Unequal access to education ensures hundreds of millions of children remain trapped in child labour despite dramatic falls in worldwide poverty levels, according to QUT research.
Dr Jayanta Sarkar and Dr Dipanwita Sarkar, from QUT Business School, developed an innovative overlapping generations economic model to explain how child labour stubbornly persists despite falling poverty in developing countries.
The research, published in the Economic Inquiry journal, found that income inequality may matter more than poverty in explaining why child labour continues.
Figures from The World Bank show the number of people living on less than USD$1.25 (A$1.69) per day decreased dramatically from half the citizens in the developing world in 1981 to 21 per cent in 2010, despite a 59 per cent increase in the developing world population.
However UNICEF estimates 246 million children are still engaged in child labour.
Dr Jayanta Sarkar said the "fixed private cost" of schooling meant the poor had less access to education relative to the rich, a key driver in child labour among the poor.
"Typically schooling, even in a 'free' education system, imposes a large burden on the poor through the fixed costs of things like transportation to and from school and books and other materials," he said.
"The analysis shows that families below a level of relative income choose zero schooling and full time labour for their children because they simply can't afford either the fixed schooling costs, or to miss out on the small income their children generate for the household.
"Instead of schooling, they invest in child health to ensure children possess physical capability to perform unskilled work.
"There is a clear link between income inequality and intensity of child labour. But, more income does not always reduce child labour. In fact, as wages rise child labour rises in families who find schooling too expensive.
"Only after income reaches a certain 'threshold' level, does schooling become affordable and child labour start to fall. The 'threshold' rises with the degree of income inequality.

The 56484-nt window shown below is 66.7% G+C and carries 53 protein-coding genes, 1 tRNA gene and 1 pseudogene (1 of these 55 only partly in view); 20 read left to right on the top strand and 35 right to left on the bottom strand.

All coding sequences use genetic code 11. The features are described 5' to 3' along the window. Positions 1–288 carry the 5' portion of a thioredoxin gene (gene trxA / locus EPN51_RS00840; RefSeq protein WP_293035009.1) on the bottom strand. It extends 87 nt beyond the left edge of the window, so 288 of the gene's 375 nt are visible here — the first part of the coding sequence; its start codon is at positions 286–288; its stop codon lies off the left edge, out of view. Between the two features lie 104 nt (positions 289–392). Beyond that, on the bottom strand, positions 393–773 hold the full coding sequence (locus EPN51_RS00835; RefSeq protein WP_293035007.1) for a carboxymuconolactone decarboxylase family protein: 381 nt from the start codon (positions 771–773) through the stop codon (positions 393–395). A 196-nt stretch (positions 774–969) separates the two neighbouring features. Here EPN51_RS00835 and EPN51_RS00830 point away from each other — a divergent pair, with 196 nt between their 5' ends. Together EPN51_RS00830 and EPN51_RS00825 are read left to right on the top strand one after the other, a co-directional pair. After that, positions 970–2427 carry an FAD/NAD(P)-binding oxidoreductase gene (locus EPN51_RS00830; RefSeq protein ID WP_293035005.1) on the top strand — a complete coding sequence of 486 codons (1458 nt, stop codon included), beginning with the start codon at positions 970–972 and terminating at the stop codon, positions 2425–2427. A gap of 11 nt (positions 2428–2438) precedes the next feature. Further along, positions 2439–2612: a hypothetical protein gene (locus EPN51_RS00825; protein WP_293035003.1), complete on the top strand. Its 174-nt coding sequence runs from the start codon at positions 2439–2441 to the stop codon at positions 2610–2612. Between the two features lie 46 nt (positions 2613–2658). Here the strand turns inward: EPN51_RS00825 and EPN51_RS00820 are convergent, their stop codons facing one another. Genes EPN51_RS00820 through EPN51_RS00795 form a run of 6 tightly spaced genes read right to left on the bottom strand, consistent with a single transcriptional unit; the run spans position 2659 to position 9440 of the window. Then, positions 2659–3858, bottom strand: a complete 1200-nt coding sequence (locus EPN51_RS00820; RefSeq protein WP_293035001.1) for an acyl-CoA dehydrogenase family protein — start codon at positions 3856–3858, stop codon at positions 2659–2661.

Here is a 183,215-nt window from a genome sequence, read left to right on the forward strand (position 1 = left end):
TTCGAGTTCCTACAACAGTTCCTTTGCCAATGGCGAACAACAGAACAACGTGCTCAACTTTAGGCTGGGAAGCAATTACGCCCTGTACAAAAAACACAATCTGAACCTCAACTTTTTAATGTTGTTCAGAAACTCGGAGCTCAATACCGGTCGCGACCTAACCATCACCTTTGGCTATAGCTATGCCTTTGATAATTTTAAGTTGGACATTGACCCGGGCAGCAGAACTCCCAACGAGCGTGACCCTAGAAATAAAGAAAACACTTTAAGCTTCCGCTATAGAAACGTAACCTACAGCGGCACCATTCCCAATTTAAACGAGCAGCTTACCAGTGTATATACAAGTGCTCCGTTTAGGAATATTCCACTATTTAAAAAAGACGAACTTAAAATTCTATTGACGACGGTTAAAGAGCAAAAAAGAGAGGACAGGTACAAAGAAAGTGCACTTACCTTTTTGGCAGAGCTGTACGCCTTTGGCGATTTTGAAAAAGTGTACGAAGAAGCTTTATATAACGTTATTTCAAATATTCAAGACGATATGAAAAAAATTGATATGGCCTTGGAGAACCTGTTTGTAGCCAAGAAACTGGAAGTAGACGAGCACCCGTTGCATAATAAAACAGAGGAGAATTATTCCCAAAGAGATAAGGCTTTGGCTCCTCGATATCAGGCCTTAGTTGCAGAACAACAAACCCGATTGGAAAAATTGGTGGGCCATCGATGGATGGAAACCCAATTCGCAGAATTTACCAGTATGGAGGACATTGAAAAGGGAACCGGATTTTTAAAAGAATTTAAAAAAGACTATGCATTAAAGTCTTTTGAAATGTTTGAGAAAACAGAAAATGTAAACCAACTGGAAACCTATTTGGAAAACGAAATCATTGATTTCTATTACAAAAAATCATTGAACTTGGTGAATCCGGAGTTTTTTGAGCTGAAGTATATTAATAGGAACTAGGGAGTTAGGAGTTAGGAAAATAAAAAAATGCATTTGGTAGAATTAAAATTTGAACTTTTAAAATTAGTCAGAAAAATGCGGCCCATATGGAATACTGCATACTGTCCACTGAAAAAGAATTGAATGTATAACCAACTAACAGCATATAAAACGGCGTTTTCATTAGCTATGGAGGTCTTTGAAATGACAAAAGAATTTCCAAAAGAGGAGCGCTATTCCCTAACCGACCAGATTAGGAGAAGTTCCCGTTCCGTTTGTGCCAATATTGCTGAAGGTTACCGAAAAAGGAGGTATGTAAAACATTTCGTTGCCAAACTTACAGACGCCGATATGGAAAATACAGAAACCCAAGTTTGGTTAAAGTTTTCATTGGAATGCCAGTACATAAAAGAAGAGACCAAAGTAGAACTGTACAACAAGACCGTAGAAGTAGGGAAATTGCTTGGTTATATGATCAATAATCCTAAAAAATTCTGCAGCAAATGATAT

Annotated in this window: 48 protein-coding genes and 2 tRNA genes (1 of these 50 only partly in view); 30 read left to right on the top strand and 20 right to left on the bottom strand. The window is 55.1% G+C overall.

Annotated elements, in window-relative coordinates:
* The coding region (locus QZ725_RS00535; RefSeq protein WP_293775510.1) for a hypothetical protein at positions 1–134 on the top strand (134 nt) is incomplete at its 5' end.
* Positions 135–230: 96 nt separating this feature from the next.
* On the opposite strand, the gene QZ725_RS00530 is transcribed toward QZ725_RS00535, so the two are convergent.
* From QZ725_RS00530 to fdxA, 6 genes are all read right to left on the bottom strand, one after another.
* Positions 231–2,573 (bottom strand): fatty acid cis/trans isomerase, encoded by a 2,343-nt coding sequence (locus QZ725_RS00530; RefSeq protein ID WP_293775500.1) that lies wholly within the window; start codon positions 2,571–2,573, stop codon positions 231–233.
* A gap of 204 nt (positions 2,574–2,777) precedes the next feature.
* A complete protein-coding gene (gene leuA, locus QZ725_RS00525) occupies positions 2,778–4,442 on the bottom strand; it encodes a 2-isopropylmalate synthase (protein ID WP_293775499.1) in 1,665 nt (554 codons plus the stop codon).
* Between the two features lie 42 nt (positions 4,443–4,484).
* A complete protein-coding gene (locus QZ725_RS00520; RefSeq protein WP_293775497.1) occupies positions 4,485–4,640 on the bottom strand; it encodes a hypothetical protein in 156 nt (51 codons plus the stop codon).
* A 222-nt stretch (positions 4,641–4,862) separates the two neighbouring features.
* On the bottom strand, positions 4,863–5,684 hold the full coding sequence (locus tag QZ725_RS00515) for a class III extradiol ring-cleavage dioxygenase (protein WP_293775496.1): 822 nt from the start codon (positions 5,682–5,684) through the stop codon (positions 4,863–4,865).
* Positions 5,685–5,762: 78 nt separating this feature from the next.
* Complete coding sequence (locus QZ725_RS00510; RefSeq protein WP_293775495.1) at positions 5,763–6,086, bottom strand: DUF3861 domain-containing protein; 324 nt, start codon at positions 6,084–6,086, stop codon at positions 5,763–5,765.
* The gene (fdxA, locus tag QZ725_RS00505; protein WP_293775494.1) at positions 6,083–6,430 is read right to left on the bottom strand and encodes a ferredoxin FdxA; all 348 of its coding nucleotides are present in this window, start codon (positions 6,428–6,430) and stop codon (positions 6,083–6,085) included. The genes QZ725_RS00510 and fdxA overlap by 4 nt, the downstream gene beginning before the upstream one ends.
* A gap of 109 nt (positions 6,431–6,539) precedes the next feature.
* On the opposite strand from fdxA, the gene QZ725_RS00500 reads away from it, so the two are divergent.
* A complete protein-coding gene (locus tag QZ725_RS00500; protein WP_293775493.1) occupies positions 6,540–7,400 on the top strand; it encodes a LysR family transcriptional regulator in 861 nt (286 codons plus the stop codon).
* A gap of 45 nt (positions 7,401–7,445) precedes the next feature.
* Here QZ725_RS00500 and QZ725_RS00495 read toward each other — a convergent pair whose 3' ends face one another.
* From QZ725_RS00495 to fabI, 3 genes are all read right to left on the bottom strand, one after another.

"Health is an indispensable component of human capital that is particularly important in low-income societies because it is the primary income-generating asset for a large proportion of population engaged in labour-intensive activities.
"Health is accumulated by private investments in things like nutritious food, clean water and basic hygiene products."
Dr Sarkar said simply banning child labour would actually end up hurting the poor as child income would dry up and as a result private investment in health would fall. He said a child labour ban had to be accompanied by an increase in access to education.
"In post Industrial Revolution Britain, child labour was successfully eliminated via mass access to education combined with strict anti-child legislation which, importantly, was rigorously enforced," he said.
"The research finds a key connection between inequality of opportunity and children's human capital outcome, which means that even as incomes increase, child labour will remain without significant changes.
"Two policies that could help eliminate child labour are targeted attempts to reduce schooling costs for the poor, and raising the efficacy of public health infrastructure."
The researchers compared levels of child labour and schooling across wealth groups in India, Peru and Ethiopia.
They found the richest groups in each country were healthier, and more skilled, than the average individual, and that this difference increased with income inequality.
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